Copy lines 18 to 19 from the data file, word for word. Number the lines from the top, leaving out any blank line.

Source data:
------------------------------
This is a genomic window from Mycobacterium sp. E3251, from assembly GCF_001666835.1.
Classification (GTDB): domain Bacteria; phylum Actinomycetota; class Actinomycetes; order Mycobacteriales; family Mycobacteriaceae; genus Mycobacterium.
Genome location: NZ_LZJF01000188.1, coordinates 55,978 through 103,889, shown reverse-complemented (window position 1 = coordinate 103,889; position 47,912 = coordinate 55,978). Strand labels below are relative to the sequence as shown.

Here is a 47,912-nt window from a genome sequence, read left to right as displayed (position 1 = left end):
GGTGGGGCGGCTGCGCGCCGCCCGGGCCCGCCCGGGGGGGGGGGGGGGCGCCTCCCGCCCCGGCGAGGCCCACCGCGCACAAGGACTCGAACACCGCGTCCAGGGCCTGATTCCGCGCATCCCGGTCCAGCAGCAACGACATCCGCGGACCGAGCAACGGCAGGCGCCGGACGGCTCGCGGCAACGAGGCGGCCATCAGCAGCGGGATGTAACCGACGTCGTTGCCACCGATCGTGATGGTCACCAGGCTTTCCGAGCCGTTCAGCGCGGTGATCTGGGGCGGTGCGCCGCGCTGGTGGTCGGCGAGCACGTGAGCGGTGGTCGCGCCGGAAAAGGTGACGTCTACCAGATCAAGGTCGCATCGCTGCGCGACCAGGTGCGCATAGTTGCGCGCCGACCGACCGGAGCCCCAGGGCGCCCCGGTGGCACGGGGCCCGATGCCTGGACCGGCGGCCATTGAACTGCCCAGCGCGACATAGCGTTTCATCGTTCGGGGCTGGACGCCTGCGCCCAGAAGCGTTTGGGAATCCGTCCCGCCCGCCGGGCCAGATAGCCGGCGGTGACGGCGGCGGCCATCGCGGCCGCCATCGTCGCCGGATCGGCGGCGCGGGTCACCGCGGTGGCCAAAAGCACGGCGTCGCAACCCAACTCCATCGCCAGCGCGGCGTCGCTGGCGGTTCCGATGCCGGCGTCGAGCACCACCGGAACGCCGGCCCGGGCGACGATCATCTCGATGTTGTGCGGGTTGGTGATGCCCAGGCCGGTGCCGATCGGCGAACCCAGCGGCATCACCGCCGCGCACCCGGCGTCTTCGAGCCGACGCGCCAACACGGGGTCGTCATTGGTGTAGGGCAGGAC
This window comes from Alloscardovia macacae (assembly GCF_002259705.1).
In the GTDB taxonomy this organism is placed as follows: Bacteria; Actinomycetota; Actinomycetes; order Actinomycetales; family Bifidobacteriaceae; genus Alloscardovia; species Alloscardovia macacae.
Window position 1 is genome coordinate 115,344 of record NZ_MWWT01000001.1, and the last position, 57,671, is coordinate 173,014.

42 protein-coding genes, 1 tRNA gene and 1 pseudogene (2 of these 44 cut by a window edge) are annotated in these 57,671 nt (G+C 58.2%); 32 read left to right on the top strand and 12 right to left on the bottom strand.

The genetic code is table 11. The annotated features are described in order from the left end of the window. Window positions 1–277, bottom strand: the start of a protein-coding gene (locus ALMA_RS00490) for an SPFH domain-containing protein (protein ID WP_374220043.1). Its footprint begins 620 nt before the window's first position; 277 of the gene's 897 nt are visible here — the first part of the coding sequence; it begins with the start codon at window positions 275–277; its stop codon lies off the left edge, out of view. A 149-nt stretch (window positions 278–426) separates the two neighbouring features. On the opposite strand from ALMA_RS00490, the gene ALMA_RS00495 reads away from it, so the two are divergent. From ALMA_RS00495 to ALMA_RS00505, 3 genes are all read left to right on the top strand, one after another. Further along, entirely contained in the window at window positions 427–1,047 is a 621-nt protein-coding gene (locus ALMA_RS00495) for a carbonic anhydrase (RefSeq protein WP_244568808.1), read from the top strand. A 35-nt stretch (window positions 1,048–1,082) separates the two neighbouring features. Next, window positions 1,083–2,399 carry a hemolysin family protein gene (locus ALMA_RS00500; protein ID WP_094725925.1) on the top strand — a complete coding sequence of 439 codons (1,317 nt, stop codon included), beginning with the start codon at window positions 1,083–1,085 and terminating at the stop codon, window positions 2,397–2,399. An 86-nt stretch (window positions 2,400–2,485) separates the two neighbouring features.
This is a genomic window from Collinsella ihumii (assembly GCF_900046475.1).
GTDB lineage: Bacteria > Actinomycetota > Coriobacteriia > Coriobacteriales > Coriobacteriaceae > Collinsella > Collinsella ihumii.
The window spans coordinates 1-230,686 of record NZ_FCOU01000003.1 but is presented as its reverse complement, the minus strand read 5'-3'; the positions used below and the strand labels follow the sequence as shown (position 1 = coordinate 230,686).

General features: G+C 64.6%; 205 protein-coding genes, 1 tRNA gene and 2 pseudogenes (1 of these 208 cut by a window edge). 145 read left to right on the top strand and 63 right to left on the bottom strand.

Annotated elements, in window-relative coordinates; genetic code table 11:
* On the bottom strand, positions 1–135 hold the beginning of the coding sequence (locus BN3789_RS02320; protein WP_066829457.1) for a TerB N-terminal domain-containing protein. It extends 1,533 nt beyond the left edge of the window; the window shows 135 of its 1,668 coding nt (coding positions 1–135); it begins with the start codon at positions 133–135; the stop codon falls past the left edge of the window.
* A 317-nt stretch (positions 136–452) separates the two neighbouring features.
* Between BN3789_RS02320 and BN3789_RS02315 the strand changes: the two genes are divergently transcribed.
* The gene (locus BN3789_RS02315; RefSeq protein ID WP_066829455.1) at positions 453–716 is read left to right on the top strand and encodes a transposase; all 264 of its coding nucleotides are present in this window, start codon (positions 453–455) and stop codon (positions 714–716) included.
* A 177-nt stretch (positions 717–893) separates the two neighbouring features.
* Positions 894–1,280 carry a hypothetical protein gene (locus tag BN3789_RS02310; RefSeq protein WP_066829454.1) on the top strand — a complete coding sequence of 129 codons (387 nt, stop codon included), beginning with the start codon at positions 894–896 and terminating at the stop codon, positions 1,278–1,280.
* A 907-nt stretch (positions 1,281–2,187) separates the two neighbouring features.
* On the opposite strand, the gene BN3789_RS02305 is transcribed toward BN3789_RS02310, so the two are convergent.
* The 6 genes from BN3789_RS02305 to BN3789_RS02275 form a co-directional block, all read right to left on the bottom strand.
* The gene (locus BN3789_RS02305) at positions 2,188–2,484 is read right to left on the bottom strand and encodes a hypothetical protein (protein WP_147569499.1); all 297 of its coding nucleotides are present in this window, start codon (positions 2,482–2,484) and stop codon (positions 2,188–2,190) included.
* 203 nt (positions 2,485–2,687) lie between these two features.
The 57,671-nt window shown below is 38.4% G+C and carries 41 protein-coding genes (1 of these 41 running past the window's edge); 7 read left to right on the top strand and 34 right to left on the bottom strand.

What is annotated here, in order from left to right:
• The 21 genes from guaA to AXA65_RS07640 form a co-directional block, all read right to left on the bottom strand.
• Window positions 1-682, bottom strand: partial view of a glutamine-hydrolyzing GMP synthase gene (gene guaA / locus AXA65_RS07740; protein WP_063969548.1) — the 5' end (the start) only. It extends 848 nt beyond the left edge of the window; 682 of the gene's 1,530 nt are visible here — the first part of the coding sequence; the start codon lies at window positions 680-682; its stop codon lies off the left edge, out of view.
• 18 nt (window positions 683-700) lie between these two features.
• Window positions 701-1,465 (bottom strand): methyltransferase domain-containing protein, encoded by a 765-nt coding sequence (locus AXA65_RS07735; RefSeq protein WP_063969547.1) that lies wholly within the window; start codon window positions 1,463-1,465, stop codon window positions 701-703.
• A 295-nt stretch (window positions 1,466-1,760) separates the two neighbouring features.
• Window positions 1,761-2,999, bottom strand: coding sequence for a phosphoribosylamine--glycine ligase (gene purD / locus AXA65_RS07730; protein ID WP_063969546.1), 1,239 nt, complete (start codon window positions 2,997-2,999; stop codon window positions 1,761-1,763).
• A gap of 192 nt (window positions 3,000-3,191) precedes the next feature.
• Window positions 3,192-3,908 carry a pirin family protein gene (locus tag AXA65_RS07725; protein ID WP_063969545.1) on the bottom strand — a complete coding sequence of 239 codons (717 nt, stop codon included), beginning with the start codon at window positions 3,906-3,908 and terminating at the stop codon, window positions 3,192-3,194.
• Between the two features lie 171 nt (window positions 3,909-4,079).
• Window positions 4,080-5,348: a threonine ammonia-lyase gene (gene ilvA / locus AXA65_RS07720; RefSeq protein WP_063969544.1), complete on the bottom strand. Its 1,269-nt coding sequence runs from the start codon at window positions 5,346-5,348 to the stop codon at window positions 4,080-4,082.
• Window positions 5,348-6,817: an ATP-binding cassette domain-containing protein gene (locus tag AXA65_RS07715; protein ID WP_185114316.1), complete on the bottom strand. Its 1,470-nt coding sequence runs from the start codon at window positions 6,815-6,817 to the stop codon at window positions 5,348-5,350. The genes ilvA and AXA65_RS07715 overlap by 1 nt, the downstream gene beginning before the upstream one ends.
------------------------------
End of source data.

* Between BN3789_RS02320 and BN3789_RS02315 the strand changes: the two genes are divergently transcribed.
* The gene (locus BN3789_RS02315; RefSeq protein ID WP_066829455.1) at positions 453–716 is read left to right on the top strand and encodes a transposase; all 264 of its coding nucleotides are present in this window, start codon (positions 453–455) and stop codon (positions 714–716) included.